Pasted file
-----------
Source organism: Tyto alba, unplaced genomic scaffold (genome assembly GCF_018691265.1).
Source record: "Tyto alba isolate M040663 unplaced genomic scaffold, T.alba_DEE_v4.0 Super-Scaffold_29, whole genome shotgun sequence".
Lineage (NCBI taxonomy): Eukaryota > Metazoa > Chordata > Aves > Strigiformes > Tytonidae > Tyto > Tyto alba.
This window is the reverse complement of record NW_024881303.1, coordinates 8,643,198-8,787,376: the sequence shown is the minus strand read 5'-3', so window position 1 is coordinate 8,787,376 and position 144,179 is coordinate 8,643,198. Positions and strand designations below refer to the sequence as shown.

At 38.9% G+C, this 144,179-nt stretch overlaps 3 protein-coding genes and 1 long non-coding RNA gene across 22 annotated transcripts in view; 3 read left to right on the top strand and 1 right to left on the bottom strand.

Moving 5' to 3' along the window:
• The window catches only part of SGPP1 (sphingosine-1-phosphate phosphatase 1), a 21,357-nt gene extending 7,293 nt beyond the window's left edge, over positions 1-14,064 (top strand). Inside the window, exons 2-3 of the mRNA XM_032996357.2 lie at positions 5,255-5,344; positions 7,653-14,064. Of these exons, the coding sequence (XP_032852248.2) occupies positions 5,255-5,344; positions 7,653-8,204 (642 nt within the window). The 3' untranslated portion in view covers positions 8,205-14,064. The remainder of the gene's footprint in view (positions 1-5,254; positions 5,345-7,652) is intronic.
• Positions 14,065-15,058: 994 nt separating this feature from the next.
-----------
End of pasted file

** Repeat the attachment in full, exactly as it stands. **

Source organism: Tyto alba, unplaced genomic scaffold (genome assembly GCF_018691265.1).
Source record: "Tyto alba isolate M040663 unplaced genomic scaffold, T.alba_DEE_v4.0 Super-Scaffold_29, whole genome shotgun sequence".
Lineage (NCBI taxonomy): Eukaryota > Metazoa > Chordata > Aves > Strigiformes > Tytonidae > Tyto > Tyto alba.
This window is the reverse complement of record NW_024881303.1, coordinates 8,643,198-8,787,376: the sequence shown is the minus strand read 5'-3', so window position 1 is coordinate 8,787,376 and position 144,179 is coordinate 8,643,198. Positions and strand designations below refer to the sequence as shown.

At 38.9% G+C, this 144,179-nt stretch overlaps 3 protein-coding genes and 1 long non-coding RNA gene across 22 annotated transcripts in view; 3 read left to right on the top strand and 1 right to left on the bottom strand.

Moving 5' to 3' along the window:
• The window catches only part of SGPP1 (sphingosine-1-phosphate phosphatase 1), a 21,357-nt gene extending 7,293 nt beyond the window's left edge, over positions 1-14,064 (top strand). Inside the window, exons 2-3 of the mRNA XM_032996357.2 lie at positions 5,255-5,344; positions 7,653-14,064. Of these exons, the coding sequence (XP_032852248.2) occupies positions 5,255-5,344; positions 7,653-8,204 (642 nt within the window). The 3' untranslated portion in view covers positions 8,205-14,064. The remainder of the gene's footprint in view (positions 1-5,254; positions 5,345-7,652) is intronic.
• Positions 14,065-15,058: 994 nt separating this feature from the next.